Operative treatment of duodenal ulcer has been restricted to the small proportion of ulcer patients who have complications of ulcers or to those patients who do not respond to medical treatment. The principal surgical procedures that have been used include different types of gastric drainage, gastric resection, gastric denervation, or various combinations of these principles. Initially, the primary objective of ulcer surgery was to prevent recurrent ulcer. Currently, the objectives of operation are to cure an ulcer without a recurrent ulcer or any undesirable sequelae developing as a result of altered gastric physiology. Perhaps no operation will satisfy each of these conditions for every patient. Parietal cell vagotomy without a drainage procedure, the latest contribution to ulcer surgery, has been intensively studied for 19 years. The operative mortality of 0.26%, the recurrence rate of 4 to 11%, and virtually no significant side effects have caused the operation to become the procedure of choice for an increasingly large number of gastric surgeons.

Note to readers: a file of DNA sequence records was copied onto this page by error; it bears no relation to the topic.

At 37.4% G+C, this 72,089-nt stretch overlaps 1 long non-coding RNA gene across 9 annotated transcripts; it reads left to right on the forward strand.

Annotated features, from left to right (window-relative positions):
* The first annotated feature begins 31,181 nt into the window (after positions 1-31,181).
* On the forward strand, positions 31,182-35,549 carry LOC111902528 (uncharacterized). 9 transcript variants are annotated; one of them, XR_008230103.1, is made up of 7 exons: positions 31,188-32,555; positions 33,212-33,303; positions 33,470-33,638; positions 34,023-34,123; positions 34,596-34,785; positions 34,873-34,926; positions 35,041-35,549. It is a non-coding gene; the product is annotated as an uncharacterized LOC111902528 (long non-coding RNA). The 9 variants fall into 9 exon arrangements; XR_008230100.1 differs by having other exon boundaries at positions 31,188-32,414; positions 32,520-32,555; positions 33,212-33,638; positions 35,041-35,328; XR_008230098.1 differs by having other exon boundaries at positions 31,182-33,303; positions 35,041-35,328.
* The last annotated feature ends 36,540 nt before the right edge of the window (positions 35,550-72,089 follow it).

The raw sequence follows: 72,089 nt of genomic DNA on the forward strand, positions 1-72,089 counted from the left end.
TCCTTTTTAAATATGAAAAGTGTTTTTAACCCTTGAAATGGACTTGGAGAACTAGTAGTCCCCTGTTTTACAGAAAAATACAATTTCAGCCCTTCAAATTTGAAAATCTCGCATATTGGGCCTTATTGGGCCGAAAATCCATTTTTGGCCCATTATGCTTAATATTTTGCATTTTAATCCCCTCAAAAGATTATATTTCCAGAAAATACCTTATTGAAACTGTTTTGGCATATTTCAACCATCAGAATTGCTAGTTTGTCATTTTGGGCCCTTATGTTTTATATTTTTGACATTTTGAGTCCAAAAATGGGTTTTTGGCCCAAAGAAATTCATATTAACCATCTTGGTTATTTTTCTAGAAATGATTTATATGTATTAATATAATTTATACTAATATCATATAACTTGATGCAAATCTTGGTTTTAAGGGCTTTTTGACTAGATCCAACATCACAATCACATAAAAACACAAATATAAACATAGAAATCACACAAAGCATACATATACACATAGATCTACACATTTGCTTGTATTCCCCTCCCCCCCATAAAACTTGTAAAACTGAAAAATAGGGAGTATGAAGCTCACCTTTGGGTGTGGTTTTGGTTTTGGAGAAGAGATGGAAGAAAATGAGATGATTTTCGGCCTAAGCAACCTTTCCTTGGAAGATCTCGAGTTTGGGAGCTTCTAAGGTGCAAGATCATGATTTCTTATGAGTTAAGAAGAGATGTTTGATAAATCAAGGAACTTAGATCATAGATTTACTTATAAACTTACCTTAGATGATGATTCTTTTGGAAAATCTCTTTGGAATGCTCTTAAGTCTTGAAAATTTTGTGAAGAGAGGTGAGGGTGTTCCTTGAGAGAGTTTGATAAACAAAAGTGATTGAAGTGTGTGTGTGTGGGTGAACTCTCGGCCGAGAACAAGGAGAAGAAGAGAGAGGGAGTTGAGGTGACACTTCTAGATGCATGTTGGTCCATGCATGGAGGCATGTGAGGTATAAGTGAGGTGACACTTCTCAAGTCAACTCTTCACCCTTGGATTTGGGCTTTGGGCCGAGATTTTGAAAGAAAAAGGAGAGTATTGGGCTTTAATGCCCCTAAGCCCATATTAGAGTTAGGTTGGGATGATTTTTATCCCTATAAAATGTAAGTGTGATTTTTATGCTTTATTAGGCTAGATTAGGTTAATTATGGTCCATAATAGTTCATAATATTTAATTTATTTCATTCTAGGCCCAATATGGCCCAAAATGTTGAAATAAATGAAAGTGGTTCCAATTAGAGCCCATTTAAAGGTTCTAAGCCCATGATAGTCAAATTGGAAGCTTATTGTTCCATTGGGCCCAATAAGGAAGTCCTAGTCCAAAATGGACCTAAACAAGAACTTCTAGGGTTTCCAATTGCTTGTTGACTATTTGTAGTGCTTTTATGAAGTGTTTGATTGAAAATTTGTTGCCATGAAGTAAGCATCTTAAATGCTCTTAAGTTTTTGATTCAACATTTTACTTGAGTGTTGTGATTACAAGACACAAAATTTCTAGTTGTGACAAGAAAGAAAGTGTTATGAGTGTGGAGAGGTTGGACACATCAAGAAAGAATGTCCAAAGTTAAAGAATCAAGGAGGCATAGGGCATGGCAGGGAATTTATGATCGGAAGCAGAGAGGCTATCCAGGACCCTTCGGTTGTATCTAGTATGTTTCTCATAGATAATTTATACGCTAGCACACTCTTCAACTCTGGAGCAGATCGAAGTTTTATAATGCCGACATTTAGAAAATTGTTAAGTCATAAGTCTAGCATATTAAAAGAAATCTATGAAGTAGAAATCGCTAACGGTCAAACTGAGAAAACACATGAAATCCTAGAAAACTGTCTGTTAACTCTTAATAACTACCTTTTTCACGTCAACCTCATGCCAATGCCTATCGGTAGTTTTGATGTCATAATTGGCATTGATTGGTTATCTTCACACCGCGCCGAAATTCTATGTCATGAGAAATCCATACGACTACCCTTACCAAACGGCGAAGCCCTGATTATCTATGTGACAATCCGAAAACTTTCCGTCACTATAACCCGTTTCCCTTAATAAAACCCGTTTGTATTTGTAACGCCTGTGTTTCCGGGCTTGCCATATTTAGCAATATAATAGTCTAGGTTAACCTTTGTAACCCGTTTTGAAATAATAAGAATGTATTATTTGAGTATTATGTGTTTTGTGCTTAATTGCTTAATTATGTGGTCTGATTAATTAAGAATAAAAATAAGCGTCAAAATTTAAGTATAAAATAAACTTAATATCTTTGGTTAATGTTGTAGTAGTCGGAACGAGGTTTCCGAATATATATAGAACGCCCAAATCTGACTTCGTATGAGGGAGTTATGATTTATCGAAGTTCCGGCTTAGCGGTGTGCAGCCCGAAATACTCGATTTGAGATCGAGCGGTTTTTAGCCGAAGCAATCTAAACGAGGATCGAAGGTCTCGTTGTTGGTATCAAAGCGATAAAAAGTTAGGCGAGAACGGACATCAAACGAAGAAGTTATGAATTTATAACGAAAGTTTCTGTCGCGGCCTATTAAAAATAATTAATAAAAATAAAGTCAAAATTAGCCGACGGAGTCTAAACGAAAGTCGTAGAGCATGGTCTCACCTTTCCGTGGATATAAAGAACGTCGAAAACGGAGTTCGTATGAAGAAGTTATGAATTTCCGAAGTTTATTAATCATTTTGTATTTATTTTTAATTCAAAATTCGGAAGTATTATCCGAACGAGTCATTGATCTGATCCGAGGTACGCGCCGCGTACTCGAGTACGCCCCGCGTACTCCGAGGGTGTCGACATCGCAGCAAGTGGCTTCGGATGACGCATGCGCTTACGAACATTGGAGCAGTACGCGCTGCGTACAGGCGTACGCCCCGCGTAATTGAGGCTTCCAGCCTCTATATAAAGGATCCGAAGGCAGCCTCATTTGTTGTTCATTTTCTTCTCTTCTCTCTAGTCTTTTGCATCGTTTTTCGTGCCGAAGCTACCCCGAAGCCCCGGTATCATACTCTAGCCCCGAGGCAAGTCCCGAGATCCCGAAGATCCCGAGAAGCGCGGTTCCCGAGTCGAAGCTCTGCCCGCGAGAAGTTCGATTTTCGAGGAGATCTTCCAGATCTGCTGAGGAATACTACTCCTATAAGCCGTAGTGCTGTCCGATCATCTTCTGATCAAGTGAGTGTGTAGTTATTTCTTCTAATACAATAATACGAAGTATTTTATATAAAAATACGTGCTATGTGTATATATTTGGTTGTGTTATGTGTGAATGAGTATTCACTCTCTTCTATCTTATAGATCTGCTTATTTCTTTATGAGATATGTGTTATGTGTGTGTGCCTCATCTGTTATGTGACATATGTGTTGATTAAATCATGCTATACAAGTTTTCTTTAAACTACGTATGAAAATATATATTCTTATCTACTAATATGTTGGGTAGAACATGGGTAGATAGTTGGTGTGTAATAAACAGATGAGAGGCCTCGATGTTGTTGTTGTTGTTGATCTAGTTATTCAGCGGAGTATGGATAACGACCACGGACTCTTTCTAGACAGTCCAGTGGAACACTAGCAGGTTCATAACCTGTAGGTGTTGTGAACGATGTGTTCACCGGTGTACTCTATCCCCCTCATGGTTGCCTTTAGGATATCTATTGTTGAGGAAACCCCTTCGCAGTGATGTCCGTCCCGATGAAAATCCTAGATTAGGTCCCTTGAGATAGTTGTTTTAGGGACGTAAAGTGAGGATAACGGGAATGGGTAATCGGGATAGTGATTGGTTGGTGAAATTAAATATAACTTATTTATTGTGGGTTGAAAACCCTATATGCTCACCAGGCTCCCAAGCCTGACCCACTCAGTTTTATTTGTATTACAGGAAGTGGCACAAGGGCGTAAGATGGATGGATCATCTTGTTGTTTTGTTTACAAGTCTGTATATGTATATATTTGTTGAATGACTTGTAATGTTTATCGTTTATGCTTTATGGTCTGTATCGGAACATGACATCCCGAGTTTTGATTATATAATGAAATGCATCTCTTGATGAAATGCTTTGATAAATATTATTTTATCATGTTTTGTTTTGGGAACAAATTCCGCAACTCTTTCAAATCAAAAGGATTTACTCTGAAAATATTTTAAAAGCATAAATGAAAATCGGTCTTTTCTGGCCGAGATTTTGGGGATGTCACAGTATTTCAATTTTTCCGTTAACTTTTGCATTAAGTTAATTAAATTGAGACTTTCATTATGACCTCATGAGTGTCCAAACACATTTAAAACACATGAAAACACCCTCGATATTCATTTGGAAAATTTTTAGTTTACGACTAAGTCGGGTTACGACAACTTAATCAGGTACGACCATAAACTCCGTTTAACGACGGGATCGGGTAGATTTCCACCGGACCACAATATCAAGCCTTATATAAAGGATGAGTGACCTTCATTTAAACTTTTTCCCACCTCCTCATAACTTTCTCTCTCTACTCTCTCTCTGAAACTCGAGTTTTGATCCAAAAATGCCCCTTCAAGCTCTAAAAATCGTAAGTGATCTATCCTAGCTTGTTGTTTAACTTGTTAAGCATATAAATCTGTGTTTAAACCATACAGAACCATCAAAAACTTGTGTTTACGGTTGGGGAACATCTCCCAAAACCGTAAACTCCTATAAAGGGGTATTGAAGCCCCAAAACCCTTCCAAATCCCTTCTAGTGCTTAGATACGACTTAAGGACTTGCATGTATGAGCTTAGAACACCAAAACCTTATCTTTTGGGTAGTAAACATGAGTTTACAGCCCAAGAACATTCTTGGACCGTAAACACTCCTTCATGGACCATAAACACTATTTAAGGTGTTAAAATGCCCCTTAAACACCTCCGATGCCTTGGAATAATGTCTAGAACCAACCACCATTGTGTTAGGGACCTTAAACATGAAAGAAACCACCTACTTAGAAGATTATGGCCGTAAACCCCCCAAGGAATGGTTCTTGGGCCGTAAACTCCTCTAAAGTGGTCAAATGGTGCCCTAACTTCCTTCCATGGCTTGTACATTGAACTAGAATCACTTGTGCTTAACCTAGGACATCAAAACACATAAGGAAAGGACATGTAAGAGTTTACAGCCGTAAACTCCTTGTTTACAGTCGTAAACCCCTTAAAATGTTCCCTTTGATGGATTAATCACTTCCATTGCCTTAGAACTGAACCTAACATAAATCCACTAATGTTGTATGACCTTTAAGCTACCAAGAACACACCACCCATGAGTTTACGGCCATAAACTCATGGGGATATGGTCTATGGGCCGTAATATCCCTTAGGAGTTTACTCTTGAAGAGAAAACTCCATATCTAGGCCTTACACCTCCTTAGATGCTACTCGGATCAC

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  • Article Type: Review Article
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